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’We’re conditioned to want to win. But we forget to ask ourselves: Is this a race I even want to be in?’
’We’re conditioned to want to win. But we forget to ask ourselves: Is this a race I even want to be in?’ / Darren Robb / Getty Images

To hear author Eric Sinoway tell it, Howard Stevenson should not be alive today. When the Harvard Business School professor had a heart attack in 2007, his heart stopped for more than four minutes. Through a series of extraordinary coincidences, including a colleague who had just been certified in CPR, doctors were able to revive him.

The episode alarmed Sinoway, his former student. “Howard is an ordinary person who became an extraordinary influence,” he says. “His concepts changed the game.” So Sinoway decided to capture his mentor’s wisdom in Howard’s Gift, a book filled with Stevenson’s common-sense insights — on business and life — for future generations.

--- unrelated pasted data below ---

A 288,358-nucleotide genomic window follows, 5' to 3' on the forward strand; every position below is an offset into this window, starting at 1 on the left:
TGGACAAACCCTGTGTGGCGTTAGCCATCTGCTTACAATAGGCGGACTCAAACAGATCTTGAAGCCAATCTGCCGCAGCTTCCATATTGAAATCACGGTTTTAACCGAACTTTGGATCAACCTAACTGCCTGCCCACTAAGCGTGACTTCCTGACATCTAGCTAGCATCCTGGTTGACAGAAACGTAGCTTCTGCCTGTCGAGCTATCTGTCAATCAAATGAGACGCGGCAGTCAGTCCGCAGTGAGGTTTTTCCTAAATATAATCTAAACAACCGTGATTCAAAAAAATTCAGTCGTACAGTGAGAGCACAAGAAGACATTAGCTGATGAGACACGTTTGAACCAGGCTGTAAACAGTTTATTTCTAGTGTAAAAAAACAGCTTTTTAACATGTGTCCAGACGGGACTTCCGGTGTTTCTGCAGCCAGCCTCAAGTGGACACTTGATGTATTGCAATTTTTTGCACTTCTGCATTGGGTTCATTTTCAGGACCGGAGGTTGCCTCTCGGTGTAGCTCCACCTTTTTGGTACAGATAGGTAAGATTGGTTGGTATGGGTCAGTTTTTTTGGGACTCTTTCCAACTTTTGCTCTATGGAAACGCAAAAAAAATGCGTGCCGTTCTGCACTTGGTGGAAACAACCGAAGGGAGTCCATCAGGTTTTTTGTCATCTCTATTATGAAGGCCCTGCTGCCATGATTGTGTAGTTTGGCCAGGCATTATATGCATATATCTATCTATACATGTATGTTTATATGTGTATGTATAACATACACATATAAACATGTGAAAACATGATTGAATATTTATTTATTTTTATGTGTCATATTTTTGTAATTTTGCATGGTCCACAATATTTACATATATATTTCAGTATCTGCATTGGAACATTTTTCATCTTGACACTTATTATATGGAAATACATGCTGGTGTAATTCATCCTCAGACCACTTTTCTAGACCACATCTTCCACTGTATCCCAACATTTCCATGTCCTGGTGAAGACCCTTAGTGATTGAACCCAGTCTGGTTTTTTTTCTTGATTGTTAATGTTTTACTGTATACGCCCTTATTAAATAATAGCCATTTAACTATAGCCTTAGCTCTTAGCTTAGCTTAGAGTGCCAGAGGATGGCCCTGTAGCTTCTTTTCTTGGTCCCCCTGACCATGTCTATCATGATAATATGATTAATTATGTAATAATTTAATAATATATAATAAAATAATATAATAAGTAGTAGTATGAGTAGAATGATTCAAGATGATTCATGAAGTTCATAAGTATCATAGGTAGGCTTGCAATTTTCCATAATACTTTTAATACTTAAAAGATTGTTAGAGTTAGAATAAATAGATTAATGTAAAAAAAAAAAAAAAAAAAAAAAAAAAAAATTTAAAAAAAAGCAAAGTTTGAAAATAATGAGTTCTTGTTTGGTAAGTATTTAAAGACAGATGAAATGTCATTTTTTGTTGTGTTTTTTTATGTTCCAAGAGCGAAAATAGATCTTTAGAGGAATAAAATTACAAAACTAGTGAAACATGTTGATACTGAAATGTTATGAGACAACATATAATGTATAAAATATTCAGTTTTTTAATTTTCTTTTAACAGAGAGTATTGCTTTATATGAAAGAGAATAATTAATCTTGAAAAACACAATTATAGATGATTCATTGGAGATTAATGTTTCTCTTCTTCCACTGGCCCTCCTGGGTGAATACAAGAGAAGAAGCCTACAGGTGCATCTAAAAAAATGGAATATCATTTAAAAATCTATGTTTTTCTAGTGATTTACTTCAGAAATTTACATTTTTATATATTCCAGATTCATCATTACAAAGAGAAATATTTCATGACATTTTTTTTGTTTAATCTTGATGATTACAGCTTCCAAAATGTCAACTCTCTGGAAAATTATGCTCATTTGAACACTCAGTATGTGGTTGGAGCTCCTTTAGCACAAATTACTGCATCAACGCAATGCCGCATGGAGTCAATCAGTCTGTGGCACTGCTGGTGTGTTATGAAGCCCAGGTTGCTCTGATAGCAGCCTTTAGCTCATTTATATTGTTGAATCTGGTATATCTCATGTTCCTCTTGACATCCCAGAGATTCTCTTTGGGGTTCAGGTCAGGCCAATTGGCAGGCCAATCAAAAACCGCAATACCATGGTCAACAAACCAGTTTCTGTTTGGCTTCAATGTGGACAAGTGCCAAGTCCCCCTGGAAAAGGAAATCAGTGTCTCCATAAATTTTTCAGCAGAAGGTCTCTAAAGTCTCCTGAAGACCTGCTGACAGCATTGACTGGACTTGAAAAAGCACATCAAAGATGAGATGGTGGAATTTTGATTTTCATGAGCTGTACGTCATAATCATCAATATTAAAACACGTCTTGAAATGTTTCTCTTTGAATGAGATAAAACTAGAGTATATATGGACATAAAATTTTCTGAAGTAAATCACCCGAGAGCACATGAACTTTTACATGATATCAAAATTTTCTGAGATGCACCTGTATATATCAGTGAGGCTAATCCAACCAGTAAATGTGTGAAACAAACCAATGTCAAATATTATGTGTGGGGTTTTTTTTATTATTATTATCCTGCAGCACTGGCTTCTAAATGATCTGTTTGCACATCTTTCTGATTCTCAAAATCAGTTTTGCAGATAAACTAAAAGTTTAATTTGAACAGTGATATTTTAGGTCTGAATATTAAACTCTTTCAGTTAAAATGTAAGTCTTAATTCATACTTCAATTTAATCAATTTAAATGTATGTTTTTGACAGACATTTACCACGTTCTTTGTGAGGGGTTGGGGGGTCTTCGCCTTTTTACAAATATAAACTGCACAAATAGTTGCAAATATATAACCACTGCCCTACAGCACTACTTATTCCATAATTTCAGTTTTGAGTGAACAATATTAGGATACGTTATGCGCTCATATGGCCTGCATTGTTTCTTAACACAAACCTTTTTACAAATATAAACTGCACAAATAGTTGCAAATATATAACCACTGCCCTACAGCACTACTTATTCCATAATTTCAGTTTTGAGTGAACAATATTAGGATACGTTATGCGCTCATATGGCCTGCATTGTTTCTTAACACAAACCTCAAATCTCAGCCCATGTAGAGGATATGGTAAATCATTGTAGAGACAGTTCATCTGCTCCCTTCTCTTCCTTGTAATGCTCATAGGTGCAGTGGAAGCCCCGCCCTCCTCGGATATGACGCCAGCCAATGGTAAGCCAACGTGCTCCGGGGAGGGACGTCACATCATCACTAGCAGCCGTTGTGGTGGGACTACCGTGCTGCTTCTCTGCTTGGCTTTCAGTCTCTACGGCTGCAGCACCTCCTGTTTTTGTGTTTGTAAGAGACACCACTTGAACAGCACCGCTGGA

From Bill Gates to Mark Zuckerberg, today’s business giants owe a lot to the professor emeritus. Stevenson is credited with single-handedly shaping the study of entrepreneurship — a topic once considered “fluff.”

Despite his success, Stevenson has never lost touch with his roots. “Success is characterized by four features: happiness, achievement, significance and legacy,” the man himself says. “They are often competing characteristics, but when you think of long-term success, it requires an element of all of these things.” You might be a high achiever and make loads of money at your company, he points out, but because it’s all about you and not about how your work is affecting others, you will not leave a legacy.

Part of the trick is focusing on how you define personal success. “It’s human instinct, as soon as the gun sounds, to start to run,” he explains. “We’re conditioned to try and run faster than everyone else — we want to win. But too often, we forget to ask ourselves: ‘Is this a race I even want to be in?’”

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